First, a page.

Admission at deception point
Hassled Delhi University aspirants, who have been unable to meet the cut-offs, are now being promised a seat in the college and course of their choice - all for a 'nominal fee'. Shaswati Das reports.india Updated: Jun 23, 2011 23:13 IST
Hassled Delhi University aspirants, who have been unable to meet the cut-offs, are now being promised a seat in the college and course of their choice - all for a 'nominal fee'.
Such students are being asked to contact the Delhi University Students' Union (DUSU) officials, who will then redirect their case to the respective colleges and fetch them a seat.
"I want to do B.Com. (honours) from DU, but I don't meet the cut-off. As an alternative, I will contact the union and ask them for help," said Ashish Dutta (name changed), an aspirant.
In a separate incident, students applying to off-campus colleges like PGDAV and Deshbandhu were not allowed to enter the college premises by people posing as DUSU members on Thursday morning. "These so-called DUSU workers stood outside the college gate, distributing their visiting cards and assuring students of guaranteed admission in the college. We found it extremely difficult to enter the premises as they had blocked the entry," said Rohan Sapra (name changed).
Last year too, people posing as representatives of the students' union had promised many aspirants college seats in exchange for a fee.
"Someone from DUSU contacted me and told me that I could get a seat in B.Com. (honours) in Khalsa College, in exchange of R2 lakh. I arranged the money, but the deal ultimately fell through," said Gagandeep Puri, who had applied to DU last year.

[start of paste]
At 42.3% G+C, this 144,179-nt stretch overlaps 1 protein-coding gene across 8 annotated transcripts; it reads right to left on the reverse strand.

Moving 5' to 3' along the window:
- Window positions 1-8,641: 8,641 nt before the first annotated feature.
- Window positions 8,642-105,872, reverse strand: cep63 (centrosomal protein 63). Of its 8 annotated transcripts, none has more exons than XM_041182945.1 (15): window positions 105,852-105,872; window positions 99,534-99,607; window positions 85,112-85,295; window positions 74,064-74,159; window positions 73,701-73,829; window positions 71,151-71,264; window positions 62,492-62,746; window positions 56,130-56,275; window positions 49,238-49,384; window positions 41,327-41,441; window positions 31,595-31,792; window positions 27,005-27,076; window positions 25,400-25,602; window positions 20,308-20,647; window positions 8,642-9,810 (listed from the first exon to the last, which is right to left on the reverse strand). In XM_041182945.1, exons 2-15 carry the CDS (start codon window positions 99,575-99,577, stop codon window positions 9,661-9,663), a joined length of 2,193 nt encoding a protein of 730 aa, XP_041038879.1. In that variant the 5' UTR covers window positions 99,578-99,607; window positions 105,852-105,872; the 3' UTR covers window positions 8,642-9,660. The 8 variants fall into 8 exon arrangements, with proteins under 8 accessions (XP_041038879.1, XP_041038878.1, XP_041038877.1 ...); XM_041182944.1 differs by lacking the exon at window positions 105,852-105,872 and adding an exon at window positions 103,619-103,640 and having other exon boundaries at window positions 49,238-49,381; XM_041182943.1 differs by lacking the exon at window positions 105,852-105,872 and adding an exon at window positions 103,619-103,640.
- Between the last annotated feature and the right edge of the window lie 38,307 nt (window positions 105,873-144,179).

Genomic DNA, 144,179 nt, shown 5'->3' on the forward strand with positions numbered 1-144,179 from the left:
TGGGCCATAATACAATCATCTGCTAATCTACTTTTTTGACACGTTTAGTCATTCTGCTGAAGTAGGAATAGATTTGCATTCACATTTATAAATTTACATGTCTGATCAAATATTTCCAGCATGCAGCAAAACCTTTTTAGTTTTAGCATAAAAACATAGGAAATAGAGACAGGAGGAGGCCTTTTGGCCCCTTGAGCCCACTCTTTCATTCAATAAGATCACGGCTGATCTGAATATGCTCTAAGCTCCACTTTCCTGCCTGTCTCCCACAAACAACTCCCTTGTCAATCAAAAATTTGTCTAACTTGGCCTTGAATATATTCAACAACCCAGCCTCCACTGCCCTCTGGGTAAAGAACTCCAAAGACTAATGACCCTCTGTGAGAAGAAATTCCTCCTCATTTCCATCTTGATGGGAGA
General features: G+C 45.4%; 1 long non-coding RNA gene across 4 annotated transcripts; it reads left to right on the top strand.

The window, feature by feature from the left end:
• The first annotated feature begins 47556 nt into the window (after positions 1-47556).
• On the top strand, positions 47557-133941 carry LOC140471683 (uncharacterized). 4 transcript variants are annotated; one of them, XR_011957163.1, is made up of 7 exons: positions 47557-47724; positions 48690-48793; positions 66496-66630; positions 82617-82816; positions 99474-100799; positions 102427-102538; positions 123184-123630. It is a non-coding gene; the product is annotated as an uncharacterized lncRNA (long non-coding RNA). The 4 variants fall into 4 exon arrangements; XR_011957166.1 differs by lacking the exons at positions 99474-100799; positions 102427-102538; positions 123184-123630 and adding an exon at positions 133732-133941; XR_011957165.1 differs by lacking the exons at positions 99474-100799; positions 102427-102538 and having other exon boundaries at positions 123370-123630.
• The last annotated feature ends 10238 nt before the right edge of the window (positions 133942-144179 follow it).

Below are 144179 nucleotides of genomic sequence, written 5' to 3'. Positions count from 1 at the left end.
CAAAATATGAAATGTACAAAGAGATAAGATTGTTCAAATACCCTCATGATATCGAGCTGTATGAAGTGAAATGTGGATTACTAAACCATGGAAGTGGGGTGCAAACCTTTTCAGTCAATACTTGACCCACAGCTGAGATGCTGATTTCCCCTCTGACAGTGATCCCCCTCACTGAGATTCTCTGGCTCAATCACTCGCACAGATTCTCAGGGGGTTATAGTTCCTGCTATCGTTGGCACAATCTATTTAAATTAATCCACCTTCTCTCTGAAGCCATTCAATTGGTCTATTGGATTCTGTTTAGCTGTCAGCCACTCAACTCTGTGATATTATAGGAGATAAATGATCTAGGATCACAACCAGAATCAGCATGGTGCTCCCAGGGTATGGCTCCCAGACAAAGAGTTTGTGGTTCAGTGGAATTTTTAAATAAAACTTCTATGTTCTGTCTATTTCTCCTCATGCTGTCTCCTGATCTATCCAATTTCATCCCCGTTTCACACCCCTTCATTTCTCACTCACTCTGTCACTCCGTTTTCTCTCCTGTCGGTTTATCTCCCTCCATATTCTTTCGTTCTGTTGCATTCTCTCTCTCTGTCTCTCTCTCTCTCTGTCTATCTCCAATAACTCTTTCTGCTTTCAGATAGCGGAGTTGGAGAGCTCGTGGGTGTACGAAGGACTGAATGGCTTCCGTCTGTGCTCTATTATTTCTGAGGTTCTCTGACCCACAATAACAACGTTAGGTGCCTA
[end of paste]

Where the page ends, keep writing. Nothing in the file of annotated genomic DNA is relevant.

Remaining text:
Principals of colleges across DU have, however, taken cognisance of the situation and tightened admission norms, following greater accountability under the Right to Information (RTI) Act.
"These people are frauds and colleges will not admit any students who are being recommended by union touts. Students who are facing any such problem must contact the Dean or the respective college principals to avoid being duped," said VK Kawatra, Principal, Hans Raj College.
DUSU too has denied any such activity and claimed the union did not do such things. "Neither the ABVP, nor DUSU is responsible for this.
These are touts who are just using the union's name to dupe the students by asking for money and holding their documents ransom. We get calls from students to get them admitted in colleges, but we don't entertain such requests," said Jitender Chaudhary, president, DUSU.
University authorities have admitted that they have received many such complaints. "The proctor's office is looking into these matters. We are coordinating with the police as well. A misleading notice which assured admission to desired colleges was seen and reported to the police. I don't think anyone will indulge in such acts. If caught, officials and teachers risk losing their jobs. Some students get fooled easily, but they need to be more careful," said Dinesh Singh, DU's vice-chancellor.
(with inputs from Rajat Arora)